Arrangements before the Rally was without an undertaking one of the most time consuming things I’ve ever had to do before a trip. Arranging with paperwork for visas, car papers, insurances, drive plans, packing, sponsors, vehicle maintenance, paying the full entry fee, making a final deposit for even being able to participate. Make no mistakes, entering the rally un-prepared might add the experience of totally being lost, but in my own experience, the most important thing, get your visas sorted in time, and learn a little bit about engines, just the basic needs, water, air, oil & fuel. Make sure everything that these 4 things touch in the engine bay is in good order. That’s the most important thing, chassi is something you can do without, windows is something that adds to comfort but you can do without. Engine, really bad if you loose this component, so make sure your cars little engine is in good shape.
Don’t get every spare part on the planet, for what ever you’ll bring I’ll bet you 100x that somethings else will brake. On that matter, don’t lose your breaks, we did at 3500 meters, that’s an other story, but you really want your breaks to work in mountainous areas. Bring the essentials, fuel lines, spark plugs, cap & rotor, head gasket, fuel & water pump ( if this is hard to get where your planning to visit ), maybe the essential belts. This might already be too much, but I would truly recommend you to bring these items.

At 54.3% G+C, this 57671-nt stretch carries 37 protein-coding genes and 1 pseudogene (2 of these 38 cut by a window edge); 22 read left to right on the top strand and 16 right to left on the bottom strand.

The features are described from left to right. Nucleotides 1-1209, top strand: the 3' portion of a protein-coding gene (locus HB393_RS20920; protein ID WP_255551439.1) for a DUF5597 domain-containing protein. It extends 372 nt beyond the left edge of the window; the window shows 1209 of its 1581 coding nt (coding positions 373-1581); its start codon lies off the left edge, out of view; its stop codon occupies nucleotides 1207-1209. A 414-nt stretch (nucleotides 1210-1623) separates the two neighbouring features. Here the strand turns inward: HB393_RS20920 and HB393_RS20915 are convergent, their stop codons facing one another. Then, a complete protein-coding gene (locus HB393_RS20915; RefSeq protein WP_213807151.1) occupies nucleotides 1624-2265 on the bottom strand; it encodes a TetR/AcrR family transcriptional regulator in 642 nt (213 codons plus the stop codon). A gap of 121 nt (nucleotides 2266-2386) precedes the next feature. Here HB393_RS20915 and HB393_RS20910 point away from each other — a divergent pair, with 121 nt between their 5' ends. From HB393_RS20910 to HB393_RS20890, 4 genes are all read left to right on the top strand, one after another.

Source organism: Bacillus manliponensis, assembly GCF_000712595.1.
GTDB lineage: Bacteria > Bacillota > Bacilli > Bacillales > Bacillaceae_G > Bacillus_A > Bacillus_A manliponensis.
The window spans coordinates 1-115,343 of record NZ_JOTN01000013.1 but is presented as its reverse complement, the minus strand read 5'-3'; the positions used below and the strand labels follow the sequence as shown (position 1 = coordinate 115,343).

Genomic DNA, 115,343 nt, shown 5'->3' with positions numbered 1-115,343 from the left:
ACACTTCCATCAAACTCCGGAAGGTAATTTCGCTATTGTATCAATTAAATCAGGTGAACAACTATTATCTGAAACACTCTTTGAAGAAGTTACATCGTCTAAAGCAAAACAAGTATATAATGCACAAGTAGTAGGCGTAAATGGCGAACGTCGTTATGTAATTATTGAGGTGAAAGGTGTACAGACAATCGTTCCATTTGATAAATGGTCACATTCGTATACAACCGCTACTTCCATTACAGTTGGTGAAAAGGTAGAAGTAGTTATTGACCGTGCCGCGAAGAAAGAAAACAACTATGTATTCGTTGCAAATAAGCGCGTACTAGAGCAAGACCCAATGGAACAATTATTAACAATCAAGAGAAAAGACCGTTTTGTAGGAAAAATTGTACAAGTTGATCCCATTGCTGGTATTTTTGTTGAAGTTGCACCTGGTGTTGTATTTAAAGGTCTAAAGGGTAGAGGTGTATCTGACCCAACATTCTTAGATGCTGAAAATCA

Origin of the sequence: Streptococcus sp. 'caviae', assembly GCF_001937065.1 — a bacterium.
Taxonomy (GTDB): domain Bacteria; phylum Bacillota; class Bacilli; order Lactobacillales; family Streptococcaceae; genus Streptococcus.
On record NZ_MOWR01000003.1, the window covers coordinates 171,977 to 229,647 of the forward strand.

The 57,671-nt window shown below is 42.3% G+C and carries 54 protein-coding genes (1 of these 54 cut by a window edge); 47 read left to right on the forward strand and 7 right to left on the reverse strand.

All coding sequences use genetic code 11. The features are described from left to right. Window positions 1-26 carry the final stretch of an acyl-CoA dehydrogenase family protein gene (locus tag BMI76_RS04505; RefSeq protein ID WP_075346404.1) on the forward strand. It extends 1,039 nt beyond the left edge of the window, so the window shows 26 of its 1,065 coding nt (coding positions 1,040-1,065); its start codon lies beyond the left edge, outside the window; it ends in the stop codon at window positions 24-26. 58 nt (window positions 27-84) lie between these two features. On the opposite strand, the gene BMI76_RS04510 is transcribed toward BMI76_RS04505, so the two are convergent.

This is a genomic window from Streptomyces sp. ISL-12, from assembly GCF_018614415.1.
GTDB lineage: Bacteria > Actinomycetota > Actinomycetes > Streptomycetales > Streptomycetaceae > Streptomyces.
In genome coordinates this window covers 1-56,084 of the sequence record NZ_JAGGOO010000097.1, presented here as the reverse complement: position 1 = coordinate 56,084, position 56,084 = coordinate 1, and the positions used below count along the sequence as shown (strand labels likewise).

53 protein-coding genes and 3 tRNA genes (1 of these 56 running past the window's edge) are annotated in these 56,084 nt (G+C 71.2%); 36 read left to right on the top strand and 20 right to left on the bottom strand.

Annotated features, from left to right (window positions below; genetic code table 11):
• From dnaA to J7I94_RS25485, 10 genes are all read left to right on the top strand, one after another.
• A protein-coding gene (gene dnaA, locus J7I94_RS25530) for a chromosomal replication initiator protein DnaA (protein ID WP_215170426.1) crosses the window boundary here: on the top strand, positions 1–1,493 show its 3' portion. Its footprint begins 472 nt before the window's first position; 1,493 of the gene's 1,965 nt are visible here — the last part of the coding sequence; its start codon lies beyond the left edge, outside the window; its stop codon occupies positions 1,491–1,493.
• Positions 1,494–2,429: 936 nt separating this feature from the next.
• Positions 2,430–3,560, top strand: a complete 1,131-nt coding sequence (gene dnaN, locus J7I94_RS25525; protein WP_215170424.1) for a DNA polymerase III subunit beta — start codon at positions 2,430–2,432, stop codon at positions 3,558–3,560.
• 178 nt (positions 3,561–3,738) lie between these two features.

Starting to drive is the easiest part. Keep driving is hard, but becomes as necessary as breathing. Eat, sleep, move-on-east. This is a mantra that you’ll need to practice once you’ve decided to drive the Mongol Rally. Everything you do will evolve around one simple task, to move you, yourself and your car towards the east until you’ve reached Ulaanbaatar. And forget everything you know about roads, you’ll most likely drive on some of the worse roads in existence, you’ll long for a proper dirt-road, and you will for all foreseeable future hate bad and beaten tarmac with potholes big enough to hide a couple of sumo wrestlers.
Brace yourself for long days behind the wheel, long hours crossing borders, and please do understand that you are participating in a Rally, even if there is no prominent winner, it is a Rally, you’ll be driving your car every single day, for as long as it will let you. Remember your car is your god. Treat it like your baby, nurse it, care for it and keep it clean, inside out.